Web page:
On the mechanism of meditation effects on sports

Por: Jian-ling Jiao, Ken-zhen Chen, Li-ping Cui, Shu-Xun Deng, Timon Cheng-y Liu e Xiao-yang Xu.

Athens 2004: Pre-olympic Congress

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Meditation is an excellent relaxation technique with regard to exercise reactivity and recovery after exercise. It is found that meditation training may modify the suppressive influence of strenous physical stress on the immune system [1], may enhance competitive shooting performance [2] , may reduce the lactate response to a standardised exercise bout [3]. The mechanism of meditation effects on sports was studied in this paper.


Noakes et al [4] have reviewed the evidence that peak cardiovascular function is reduced during maximal exercise in both acute and chronic hypoxia with no evidence for any primary alterations in myocardial function. Since peak skeletal muscle electromyographic activity is also reduced during hypoxia, these data support a model in which a central, neural governor constrains the cardiac output by regulating the mass of skeletal muscle that can be activated during maximal exercise in both acute and chronic hypoxia [4]. Recently, fatigue was further described as a conscious sensation rather than a physiological occurrence by St Clair Gibson et al [5]. The model of Noakes et al [4] was used to understand the mechanism of meditation effects on sports in terms of quantum mechanics in this paper.


A free particle model of quantum mechanics was put forward to explain meditation effects on sports by using the model of Noakes TD et al [4]. The most ideal spiritual state of athlete is a free particle so that he can do anything according to its law. There are many potential wells for a general athlete so that he can not do anything exactly according to its law due to his prejudice. The more potential wells there are, the worse his performance in sports is. Meditation training can help an athlete to reduce the number of potential wells, i.e., to reduce his prejudice, and to improve body-mind synchronization. The less potential wells, the better his performance in sports is.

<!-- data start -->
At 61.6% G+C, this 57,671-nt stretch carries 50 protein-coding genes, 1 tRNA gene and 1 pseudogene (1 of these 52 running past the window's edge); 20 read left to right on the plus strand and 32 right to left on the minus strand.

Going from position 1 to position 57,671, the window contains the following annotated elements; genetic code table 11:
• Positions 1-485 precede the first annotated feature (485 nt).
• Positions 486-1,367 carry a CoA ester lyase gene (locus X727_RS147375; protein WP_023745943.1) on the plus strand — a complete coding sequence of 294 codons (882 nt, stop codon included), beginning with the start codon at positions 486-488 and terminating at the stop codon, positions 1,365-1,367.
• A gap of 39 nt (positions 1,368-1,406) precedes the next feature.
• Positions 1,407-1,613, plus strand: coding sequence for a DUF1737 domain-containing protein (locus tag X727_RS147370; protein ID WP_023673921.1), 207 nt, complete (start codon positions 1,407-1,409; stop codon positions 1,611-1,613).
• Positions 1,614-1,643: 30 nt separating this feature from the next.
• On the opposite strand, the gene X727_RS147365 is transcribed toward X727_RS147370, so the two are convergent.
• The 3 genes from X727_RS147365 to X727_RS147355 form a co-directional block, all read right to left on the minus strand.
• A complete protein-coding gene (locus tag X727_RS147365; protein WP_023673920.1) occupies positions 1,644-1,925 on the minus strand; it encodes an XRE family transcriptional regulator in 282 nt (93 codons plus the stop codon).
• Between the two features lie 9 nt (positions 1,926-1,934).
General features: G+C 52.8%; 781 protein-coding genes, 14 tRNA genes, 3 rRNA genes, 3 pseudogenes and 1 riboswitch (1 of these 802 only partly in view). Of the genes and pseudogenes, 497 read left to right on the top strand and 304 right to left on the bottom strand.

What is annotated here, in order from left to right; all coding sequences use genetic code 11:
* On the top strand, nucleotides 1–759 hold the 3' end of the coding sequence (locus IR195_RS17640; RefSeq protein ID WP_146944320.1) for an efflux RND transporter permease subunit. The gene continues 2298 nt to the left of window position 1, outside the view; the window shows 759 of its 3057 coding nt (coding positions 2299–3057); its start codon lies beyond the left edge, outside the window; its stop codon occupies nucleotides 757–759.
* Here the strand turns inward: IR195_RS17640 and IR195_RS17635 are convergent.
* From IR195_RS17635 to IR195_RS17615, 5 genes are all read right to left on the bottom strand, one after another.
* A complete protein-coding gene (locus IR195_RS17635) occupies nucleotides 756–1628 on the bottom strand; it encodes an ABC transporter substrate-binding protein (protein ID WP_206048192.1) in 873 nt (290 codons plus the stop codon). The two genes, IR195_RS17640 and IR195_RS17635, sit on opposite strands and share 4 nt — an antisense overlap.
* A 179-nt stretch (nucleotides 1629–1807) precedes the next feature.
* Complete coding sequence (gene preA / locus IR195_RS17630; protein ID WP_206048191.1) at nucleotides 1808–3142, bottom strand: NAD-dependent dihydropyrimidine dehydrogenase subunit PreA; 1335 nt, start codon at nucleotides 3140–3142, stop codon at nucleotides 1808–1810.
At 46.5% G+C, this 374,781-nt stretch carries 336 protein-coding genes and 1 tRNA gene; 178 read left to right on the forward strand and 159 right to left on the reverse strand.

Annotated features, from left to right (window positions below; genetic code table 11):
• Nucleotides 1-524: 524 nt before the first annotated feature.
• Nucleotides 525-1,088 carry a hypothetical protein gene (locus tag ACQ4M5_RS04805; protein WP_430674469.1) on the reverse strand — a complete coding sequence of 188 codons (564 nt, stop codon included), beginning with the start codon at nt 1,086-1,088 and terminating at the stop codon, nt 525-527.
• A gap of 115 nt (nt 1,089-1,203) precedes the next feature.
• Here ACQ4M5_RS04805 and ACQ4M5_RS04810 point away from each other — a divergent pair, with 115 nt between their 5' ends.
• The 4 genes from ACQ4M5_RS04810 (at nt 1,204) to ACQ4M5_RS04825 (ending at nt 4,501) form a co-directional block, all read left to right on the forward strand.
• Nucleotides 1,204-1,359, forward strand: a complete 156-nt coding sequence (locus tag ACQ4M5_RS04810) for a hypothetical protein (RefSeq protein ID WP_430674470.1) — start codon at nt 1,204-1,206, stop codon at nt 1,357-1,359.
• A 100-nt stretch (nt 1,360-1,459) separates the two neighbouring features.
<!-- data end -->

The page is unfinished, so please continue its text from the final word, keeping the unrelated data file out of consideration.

Discussion / Conclusions

Meditation might optimize performance in sports.


[1] Solberg EE, Halvorsen R, Sundgot-Borgen J, Ingjer F, Holen A. (1995). Meditation: a modulator of the immune response to physical stress? A brief report. Br J Sports Med. 29(4):255-7.
[2] Solberg EE, Berglund KA, Engen O, Ekeberg O, Loeb M. (1996). The effect of meditation on shooting performance. Br J Sports Med. 30(4):342-6.
[3] Solberg EE, Ingjer F, Holen A, Sundgot-Borgen J, Nilsson S, Holme I. (2000). Stress reactivity to and recovery from a standardised exercise bout: a study of 31 runners practising relaxation techniques. Br J Sports Med. 34(4):268-72.
[4] Noakes TD, Peltonen JE, Rusko HK. (2001). Evidence that a central governor regulates exercise performance during acute hypoxia and hyperoxia. J Exp Biol. 204(Pt 18):3225-34.
[5] St Clair Gibson A, Baden DA, Lambert MI, Lambert EV, Harley YX, Hampson D, Russell VA, Noakes TD. (2003). The conscious perception of the sensation of fatigue. Sports Med. 33(3):167-76.
* It is supported by Guangdong Science Foundation of China (20031526) and Guangdong Qibaishi Fellow Foundation(Q02087).
# correspondence author: liutcy@scnu.edu.cn






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